Joint patrols curb played down
Moves to scale back joint patrols by international troops with Afghan soldiers will have "minimal" impact on the way British forces operate in the country, Defence Secretary Philip Hammond has said.
Nato announced that it was cutting back on joint patrols in response to a series of "green-on-blue" killings, in which Afghan soldiers and police turned their guns on their international mentors, as well as the outrage sparked by an internet video mocking Islam.
But Mr Hammond - who was summoned to the House of Commons for the second day in succession to explain the change - said it was an operational decision by commanders on the ground, which would leave UK operations "substantially unchanged".
He insisted the Government remains committed to its policy of keeping British combat troops in Afghanistan until the end of 2014, when the International Security and Assistance Force (Isaf) will hand over security responsibilities to Afghans.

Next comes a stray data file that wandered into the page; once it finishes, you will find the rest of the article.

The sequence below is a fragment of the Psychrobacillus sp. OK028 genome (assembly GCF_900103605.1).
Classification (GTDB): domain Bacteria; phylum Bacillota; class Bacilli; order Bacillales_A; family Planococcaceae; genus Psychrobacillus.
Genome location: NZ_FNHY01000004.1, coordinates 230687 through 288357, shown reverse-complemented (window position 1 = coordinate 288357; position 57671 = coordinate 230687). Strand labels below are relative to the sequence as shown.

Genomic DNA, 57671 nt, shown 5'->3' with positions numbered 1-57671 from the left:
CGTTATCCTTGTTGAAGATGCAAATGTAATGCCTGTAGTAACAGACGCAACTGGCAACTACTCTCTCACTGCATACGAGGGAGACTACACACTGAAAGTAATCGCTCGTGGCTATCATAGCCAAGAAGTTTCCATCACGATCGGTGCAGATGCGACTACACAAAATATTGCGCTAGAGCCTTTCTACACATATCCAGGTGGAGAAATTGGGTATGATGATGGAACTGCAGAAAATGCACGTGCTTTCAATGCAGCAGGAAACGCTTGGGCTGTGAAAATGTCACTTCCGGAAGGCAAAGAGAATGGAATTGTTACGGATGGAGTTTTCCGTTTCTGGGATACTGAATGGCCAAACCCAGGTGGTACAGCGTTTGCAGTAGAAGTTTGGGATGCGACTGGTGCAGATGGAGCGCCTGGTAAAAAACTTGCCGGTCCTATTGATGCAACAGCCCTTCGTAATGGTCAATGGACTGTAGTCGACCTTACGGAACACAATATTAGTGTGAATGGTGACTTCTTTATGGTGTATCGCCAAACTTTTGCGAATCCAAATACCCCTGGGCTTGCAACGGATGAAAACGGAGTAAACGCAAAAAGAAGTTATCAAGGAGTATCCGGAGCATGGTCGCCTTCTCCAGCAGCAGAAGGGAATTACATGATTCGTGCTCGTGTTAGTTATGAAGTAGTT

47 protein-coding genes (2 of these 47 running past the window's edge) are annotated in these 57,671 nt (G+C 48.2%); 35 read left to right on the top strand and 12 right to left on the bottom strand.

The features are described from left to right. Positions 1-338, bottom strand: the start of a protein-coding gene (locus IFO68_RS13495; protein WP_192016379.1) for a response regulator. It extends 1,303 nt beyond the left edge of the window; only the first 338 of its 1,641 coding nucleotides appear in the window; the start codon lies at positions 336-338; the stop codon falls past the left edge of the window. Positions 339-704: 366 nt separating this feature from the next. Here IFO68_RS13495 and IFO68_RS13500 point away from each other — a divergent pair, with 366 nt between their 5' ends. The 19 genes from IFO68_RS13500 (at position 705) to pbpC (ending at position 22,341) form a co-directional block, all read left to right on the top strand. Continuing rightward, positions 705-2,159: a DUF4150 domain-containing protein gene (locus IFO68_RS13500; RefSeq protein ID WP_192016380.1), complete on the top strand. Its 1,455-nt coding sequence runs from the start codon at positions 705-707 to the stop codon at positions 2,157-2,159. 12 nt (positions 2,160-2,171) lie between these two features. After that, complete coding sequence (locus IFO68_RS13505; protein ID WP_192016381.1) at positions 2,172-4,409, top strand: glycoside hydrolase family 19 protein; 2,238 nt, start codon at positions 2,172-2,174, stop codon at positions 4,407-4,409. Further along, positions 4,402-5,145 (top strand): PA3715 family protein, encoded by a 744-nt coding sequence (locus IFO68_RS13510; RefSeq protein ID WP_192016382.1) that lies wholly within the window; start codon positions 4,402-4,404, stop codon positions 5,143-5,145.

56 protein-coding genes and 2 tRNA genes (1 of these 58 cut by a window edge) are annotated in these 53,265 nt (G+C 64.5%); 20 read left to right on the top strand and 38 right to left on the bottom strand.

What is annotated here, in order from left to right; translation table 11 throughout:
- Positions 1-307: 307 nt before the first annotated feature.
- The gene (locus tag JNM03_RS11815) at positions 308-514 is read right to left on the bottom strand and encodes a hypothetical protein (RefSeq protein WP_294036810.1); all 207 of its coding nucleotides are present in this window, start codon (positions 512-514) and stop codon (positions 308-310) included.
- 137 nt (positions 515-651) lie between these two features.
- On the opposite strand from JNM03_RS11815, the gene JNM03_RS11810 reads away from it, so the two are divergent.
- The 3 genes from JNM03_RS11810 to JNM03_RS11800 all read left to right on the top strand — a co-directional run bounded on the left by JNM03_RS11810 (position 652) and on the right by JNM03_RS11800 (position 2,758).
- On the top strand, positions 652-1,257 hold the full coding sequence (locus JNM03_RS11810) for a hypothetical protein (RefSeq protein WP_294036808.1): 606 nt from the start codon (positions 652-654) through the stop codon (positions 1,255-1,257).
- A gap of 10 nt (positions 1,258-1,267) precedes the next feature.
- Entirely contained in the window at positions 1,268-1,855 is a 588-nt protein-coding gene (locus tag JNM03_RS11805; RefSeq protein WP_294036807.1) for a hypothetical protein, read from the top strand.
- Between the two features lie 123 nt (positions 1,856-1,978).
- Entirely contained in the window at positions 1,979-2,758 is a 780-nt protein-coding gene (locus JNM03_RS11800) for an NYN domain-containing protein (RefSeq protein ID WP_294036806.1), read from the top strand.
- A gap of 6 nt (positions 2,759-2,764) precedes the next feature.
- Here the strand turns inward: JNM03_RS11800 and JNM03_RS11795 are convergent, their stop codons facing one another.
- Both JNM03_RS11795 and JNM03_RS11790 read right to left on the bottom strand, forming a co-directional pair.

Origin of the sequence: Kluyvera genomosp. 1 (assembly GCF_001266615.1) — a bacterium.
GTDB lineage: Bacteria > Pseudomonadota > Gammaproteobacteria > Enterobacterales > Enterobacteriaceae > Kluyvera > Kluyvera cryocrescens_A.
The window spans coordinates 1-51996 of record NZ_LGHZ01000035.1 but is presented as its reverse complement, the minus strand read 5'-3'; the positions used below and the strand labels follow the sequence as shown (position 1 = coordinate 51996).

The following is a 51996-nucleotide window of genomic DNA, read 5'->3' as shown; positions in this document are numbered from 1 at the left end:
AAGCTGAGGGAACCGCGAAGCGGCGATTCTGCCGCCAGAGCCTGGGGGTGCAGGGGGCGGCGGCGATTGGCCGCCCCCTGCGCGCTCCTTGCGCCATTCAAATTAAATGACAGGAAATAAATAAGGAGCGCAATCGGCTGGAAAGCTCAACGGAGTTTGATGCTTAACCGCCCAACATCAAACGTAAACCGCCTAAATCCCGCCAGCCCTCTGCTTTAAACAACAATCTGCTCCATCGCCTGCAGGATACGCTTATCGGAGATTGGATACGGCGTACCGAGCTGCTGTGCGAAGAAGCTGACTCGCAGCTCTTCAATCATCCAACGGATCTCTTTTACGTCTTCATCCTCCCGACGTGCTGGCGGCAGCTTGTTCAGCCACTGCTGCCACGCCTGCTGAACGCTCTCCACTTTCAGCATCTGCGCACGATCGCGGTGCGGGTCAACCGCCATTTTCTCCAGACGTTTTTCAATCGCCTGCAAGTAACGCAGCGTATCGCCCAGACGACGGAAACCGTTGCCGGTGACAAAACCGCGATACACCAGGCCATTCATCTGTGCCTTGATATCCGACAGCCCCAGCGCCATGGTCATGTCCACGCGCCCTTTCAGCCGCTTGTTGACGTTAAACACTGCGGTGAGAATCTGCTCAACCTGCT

Some 51 international troops, including nine Britons, have died as a result of "insider attacks" so far this year. At the weekend, British soldiers Sgt Gareth Thursby and Pte Thomas Wroe were killed by an attacker dressed as an Afghan policeman and feigning injury.
Mr Hammond acknowledged that green-on-blue attacks were "sapping public opinion (and) public morale" in coalition countries.
"That is why we are determined to solve this problem, to nip this trend in the bud and make sure we get on top of this," he said. "Huge resources have been put in by both the Afghans and by Isaf to addressing this problem and I am confident we will see a significant improvement over the coming months."
Mr Hammond faced calls from MPs to accelerate the withdrawal of troops, with Labour's former Europe minister Denis MacShane arguing that they should all be brought home by Christmas.
Conservative MP and former soldier John Baron said that the Isaf announcement threatened to "blow a hole in our stated exit strategy", which relies on international troops being able to mentor and train the Afghan National Security Force (ANSF) in joint operations.
Labour accused Mr Hammond of "not knowing his own policy" after he told the Commons that he was informed of the changes to procedures on joint patrols in a video conference with commanders in Afghanistan on Monday afternoon but had to be "reminded" of it when he saw TV reports on Tuesday morning.